Xenon-based method for enhanced MRI resolution

November 13, 2009

3 Min Read
Xenon-based method for enhanced MRI resolution

Originally Published MPMN November/December 2009


Top 20 Technologies of 2009 (Page 3)



Xenon-based method for enhanced MRI resolution

Innovator: Lawrence Berkeley National Laboratory (Berkeley, CA)

Why it's unique: Hyperpolarized xenon signal amplification by gas extraction (Hyper-SAGE) can increase an MRI signal up to 10,000 times, according to a group of researchers. Exhibiting such hypersensitivity could contribute to better patient care by improving in vivo diagnostic and molecular imaging applications. In particular, such sensitivity could enable the detection of minute concentrations of diseases, including lung cancer.

Read more about this technology.


Mussel-glue-based medical adhesive

Innovator: North Carolina State University (NC State; Raleigh)

Why it's unique: Going back to nature, researchers have made a novel adhesive breakthrough using mussels. By coupling natural mussel protein adhesive with ink-jet technology, the scientists are helping to pave the way for custom medical adhesives that could be used in postsurgical eye wound repair, fracture fixation, wound closure, drug delivery, and other applications.

Read more about this technology.


Gold-based nanomaterial for biomedical sensing

Innovator: Oregon State University (Corvallis, OR); Univeristé de Méditerranée (Marseille, France); École Polytechnique de Montréal (Canada); and Queen's University (Belfast, UK)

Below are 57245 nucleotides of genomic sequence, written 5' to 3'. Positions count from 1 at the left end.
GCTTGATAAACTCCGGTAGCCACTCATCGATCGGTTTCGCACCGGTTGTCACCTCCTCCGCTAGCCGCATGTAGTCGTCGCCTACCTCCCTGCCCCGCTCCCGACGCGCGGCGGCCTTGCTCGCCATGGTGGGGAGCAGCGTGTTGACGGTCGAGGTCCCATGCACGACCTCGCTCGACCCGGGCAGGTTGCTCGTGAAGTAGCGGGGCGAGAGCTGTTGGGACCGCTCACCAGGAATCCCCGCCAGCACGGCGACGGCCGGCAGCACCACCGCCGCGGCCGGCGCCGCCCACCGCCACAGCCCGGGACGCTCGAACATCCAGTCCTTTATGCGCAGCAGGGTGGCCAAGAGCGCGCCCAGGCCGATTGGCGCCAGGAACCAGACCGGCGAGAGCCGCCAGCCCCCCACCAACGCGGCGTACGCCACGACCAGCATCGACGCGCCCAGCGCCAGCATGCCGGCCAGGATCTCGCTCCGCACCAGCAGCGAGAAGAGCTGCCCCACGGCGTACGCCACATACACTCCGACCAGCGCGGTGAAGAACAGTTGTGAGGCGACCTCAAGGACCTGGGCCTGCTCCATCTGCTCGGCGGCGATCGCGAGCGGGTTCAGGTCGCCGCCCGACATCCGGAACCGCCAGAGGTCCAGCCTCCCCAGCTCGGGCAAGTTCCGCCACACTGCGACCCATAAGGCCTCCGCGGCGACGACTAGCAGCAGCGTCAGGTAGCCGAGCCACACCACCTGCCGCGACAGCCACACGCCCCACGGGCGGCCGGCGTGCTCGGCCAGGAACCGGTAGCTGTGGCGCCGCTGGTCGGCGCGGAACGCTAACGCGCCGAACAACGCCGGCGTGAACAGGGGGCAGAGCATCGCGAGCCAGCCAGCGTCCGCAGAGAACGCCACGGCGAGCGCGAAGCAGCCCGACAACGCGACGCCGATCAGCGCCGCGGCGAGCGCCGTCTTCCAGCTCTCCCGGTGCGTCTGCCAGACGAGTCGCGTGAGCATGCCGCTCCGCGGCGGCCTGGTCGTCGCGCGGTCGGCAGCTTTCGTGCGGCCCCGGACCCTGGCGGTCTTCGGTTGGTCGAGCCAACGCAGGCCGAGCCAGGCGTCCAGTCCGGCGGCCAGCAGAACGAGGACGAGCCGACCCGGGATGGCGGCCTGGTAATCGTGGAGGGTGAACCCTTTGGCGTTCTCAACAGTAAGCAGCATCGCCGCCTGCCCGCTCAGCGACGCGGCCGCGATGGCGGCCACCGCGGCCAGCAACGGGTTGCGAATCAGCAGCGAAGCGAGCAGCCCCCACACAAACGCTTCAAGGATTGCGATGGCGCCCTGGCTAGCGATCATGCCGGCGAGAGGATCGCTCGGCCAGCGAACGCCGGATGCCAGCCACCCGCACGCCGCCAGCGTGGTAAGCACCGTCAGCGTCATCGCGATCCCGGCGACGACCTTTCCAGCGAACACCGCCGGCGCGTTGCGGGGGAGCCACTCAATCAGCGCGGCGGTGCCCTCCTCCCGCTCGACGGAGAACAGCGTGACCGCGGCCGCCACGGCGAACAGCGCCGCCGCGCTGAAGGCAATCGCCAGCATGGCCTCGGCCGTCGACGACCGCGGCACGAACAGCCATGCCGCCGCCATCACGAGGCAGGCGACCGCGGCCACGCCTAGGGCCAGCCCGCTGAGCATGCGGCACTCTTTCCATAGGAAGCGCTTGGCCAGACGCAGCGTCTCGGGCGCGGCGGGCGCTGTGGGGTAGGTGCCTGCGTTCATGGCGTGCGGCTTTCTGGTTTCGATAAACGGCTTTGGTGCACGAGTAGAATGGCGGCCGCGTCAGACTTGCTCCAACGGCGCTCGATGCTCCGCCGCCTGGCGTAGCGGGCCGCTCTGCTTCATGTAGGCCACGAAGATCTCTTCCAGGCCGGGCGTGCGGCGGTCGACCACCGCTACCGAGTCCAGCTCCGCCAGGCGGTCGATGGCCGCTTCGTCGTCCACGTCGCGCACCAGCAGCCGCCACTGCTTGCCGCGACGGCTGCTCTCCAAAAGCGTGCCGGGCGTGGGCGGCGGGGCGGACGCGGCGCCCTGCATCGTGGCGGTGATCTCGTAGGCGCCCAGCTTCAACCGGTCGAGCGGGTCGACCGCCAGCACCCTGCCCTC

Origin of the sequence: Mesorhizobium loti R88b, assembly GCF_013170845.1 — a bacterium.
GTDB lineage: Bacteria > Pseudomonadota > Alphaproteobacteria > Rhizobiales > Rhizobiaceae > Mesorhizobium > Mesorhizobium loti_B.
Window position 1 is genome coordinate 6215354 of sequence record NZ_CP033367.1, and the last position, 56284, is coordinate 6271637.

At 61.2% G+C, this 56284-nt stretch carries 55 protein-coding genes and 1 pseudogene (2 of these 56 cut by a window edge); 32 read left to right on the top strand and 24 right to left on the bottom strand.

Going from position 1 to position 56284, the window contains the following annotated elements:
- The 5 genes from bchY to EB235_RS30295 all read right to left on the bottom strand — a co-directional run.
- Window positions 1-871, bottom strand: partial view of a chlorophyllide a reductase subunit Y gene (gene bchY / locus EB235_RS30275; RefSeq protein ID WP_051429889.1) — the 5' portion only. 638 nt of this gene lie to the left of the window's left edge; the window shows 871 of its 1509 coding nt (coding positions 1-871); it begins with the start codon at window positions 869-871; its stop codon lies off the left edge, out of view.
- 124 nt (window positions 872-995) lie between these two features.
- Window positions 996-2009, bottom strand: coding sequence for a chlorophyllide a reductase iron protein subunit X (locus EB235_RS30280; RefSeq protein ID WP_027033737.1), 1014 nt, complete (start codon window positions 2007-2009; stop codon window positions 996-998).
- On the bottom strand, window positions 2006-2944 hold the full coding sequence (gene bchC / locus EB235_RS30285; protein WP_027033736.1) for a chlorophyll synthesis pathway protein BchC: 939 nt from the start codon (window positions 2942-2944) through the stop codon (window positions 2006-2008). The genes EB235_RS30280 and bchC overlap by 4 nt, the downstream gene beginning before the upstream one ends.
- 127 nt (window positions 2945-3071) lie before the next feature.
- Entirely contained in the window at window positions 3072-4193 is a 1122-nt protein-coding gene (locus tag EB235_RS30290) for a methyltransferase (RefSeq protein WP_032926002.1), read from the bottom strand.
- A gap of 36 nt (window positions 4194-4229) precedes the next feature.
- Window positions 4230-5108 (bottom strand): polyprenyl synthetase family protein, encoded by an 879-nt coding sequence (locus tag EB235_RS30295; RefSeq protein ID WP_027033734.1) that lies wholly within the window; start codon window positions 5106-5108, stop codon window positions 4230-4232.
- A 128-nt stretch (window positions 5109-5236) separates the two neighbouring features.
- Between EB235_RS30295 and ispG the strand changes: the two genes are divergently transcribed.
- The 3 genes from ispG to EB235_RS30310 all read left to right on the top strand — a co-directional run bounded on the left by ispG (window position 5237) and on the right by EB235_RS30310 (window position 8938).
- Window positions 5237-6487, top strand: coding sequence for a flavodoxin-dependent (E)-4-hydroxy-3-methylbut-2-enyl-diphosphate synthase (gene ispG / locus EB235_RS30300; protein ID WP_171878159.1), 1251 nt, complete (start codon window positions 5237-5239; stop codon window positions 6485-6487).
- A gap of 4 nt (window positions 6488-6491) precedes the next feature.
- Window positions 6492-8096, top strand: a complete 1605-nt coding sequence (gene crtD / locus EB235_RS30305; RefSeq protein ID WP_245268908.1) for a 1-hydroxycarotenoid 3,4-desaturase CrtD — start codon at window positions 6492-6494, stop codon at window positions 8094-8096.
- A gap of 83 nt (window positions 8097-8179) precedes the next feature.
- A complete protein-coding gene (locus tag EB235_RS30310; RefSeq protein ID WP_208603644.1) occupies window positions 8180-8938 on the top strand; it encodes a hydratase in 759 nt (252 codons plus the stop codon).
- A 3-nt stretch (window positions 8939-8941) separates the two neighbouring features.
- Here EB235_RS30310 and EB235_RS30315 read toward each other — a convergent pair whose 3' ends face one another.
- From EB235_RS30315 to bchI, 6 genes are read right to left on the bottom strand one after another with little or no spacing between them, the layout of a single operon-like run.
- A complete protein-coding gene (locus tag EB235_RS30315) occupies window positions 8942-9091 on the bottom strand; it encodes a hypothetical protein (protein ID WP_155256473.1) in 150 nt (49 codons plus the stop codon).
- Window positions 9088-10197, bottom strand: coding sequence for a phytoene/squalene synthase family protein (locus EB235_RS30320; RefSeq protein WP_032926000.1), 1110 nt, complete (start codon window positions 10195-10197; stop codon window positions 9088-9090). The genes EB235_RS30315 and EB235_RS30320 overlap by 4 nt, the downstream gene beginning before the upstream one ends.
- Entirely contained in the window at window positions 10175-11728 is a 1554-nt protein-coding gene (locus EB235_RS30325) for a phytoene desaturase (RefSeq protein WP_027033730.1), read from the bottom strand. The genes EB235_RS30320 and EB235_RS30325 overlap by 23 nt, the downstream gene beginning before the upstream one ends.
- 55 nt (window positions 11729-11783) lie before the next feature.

Why it's unique: Everyone's looking to achieve the superlative in the medical device industry. A collaborative research project may have achieved it this year with the creation of an ultrasensitive plasmonic nanorod metamaterial. The researchers responsible for the unique material claim that it exhibits 10 times the sensitivity of current technologies, which could allow for significant progress in biosensing.

Read more about this technology.


Harnessing surface acoustic waves for microfluidic devices

Innovator: Monash University (Victoria, Australia)

Why it's unique: Controlling small amounts of liquid, in the case of microfluidics, has proven difficult because of high surface tension. To avoid using a large, unwieldy pump, as is the norm, a group of researchers has employed surface acoustic waves (SAWs) to vibrate and break up droplets of liquid. Fluid transportation via SAW-based technology could enhance microfluidic device design as well as present new opportunities in drug-delivery applications.

Read more about this technology.


Transducer for the miniaturization of surgical cutting instruments

Innovator: Glasgow University (UK); Loughborough University (Leicestershire, UK); Edinburgh University (UK)

Why it's unique: Current ultrasonic cutting devices are resonant, which determines the size and geometry of a given instrument. In an attempt to lift the design restrictions imposed by resonance, researchers in the UK are incorporating flextensional transducers into cutting instruments. Using these transducers allows for more-accurate incisions and the miniaturization of cutting instruments, thereby paving the way for new minimally invasive procedures involving the spine and face.

Read more about this technology.


Copyright ©2009 Medical Product Manufacturing News

Sign up for the QMED & MD+DI Daily newsletter.

You May Also Like